The purpose of this study was to examine compartmentalization in human lumbar spine extensors. Structure and innervation of these muscles would suggest the possibility of more segmentally specific biomechanical functions than have been found in previous studies examining muscle activation patterns during simple spine bending and twisting tasks. We selected specialized tasks to more effectively investigate the degree of independent control possible within lumbar spine extensors. We recorded surface electromyograms (SEMG) from the right posterior lumbar region during performance of two segmentally specific bellydance skills by seven novice and five trained subjects. These movements were performed at two frequencies (0.5 and 1 Hz). Cross-correlations were performed between pairs of rectified, low-pass filtered (6 Hz) SEMG signals to determine temporal lags between rhythmic bursts. Results showed a difference in the timing of muscle activation above and below the third lumbar vertebra. Temporal asynchrony was independent of either skill level or tempo, suggesting a hard-wired capacity for independent control of adjacent muscle compartments. The results have implications for understanding trunk control in the context of postural stability and postural adaptation during locomotion, as well as for lower back functional assessment and rehabilitation.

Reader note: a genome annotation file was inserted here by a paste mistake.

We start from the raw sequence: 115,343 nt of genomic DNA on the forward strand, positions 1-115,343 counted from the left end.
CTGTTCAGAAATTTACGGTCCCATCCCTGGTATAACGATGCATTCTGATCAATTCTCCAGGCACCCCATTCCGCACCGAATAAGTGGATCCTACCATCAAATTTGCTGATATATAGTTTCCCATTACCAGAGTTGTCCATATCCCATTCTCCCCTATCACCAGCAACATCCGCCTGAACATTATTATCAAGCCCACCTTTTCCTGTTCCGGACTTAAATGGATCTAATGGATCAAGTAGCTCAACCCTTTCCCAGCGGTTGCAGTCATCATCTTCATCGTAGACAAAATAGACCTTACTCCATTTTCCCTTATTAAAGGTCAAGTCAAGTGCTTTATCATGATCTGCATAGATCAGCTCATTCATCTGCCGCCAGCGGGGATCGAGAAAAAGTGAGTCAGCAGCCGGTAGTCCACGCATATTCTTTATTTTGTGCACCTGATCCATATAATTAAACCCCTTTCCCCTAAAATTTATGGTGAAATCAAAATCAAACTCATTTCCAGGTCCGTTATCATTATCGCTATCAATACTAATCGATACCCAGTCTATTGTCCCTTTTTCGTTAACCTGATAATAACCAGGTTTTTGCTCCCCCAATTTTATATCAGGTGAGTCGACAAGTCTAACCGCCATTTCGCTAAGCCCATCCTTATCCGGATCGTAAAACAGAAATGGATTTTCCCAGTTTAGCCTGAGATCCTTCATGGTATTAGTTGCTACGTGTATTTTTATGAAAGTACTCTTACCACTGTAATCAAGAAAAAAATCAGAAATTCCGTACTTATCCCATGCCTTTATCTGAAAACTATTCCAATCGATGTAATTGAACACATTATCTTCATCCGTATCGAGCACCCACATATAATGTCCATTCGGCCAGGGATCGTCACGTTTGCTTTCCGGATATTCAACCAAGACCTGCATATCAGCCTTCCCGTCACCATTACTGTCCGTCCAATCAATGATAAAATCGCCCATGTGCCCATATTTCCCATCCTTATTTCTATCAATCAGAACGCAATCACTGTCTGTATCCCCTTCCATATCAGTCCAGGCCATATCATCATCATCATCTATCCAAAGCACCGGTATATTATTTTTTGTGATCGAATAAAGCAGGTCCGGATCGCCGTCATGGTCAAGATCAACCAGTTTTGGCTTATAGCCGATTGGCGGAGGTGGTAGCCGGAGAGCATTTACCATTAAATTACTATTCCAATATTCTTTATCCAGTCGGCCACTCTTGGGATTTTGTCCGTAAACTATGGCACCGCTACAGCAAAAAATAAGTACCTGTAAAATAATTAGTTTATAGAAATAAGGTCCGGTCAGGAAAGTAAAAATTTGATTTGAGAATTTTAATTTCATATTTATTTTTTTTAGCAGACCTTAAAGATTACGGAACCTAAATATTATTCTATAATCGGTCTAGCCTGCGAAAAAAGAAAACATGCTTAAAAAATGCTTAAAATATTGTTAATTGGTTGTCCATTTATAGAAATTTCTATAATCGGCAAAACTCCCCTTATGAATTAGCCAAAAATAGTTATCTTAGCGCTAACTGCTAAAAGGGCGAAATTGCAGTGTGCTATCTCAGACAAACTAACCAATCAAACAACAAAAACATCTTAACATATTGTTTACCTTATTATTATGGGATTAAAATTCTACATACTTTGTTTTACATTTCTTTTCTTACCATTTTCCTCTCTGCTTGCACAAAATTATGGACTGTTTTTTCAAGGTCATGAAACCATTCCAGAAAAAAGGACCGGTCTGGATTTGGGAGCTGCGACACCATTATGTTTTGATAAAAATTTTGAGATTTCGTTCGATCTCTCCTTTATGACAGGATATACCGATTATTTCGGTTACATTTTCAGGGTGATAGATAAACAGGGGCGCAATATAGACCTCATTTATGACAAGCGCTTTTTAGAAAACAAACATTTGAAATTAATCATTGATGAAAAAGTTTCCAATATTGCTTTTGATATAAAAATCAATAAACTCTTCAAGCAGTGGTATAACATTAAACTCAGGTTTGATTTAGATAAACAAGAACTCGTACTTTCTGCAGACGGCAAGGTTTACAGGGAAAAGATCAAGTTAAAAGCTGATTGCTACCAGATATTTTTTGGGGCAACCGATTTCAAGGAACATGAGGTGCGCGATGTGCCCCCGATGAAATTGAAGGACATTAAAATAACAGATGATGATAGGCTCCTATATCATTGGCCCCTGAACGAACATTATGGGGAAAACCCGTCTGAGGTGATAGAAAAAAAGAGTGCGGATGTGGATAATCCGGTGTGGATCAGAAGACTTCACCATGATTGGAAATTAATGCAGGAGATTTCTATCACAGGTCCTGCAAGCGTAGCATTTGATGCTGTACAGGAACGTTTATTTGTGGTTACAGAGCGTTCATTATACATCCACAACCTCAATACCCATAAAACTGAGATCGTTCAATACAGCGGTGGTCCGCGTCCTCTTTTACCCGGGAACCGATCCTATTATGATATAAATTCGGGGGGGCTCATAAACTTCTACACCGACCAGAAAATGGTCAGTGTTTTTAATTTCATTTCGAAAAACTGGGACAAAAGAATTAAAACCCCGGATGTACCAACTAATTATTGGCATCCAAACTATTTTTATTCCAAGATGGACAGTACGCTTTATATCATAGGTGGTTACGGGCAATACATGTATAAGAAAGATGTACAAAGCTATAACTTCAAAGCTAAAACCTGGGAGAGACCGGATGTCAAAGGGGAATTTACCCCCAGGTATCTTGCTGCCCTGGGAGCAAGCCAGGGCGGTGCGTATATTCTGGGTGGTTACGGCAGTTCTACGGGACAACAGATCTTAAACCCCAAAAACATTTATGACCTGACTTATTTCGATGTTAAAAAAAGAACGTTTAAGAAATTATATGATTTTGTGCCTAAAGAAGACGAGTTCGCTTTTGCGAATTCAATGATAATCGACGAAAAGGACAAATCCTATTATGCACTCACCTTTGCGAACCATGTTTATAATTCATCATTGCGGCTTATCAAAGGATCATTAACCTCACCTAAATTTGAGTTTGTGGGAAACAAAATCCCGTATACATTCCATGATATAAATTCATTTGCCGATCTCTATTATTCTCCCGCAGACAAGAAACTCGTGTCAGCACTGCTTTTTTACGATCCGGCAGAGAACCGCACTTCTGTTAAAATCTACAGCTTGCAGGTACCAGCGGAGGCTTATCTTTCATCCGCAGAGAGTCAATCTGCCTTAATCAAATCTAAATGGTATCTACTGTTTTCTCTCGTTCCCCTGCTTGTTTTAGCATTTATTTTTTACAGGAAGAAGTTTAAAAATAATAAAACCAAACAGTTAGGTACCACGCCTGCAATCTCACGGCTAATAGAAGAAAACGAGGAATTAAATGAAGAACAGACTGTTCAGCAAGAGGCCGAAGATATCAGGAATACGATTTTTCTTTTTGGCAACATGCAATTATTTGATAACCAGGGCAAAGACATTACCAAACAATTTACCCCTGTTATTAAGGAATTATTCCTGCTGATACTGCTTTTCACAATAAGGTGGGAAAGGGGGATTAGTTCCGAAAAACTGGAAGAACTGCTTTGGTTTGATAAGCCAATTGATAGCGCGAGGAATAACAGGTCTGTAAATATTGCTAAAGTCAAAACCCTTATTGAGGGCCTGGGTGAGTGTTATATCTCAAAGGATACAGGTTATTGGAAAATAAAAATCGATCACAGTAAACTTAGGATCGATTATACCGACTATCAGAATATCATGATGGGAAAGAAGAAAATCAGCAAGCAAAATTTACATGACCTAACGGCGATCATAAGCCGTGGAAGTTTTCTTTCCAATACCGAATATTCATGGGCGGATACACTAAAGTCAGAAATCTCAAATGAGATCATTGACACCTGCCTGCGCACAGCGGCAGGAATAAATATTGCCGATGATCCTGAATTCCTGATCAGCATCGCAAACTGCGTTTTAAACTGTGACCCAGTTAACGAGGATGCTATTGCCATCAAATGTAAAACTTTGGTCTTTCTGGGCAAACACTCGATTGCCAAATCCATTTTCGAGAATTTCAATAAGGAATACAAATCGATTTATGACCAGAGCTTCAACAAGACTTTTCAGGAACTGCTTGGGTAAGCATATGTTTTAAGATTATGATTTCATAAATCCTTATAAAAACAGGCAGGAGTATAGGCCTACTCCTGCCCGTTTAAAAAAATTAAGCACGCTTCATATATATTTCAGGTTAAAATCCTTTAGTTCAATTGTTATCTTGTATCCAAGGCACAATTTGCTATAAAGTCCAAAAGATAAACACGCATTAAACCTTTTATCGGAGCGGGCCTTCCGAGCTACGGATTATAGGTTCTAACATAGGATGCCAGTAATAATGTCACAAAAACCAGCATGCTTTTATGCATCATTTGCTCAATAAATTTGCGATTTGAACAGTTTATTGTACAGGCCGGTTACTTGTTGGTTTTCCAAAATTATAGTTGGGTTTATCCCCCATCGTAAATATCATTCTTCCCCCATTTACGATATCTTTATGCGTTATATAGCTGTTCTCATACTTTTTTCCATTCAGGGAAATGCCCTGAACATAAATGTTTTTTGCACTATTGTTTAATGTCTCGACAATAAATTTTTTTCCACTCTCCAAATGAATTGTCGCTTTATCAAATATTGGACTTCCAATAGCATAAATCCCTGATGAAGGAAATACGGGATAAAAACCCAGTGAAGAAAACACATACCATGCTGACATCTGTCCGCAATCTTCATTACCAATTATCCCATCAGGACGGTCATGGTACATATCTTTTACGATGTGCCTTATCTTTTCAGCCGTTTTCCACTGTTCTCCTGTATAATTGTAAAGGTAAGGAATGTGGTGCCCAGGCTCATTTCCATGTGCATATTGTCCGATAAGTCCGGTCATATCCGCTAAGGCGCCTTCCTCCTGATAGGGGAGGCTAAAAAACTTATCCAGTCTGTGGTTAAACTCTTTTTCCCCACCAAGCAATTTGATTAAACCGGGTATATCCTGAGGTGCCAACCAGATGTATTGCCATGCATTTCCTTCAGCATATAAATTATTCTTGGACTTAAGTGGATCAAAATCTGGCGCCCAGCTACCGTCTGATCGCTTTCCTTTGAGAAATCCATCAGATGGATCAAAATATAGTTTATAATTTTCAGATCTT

Available at: http://works.bepress.com/pstapley/20/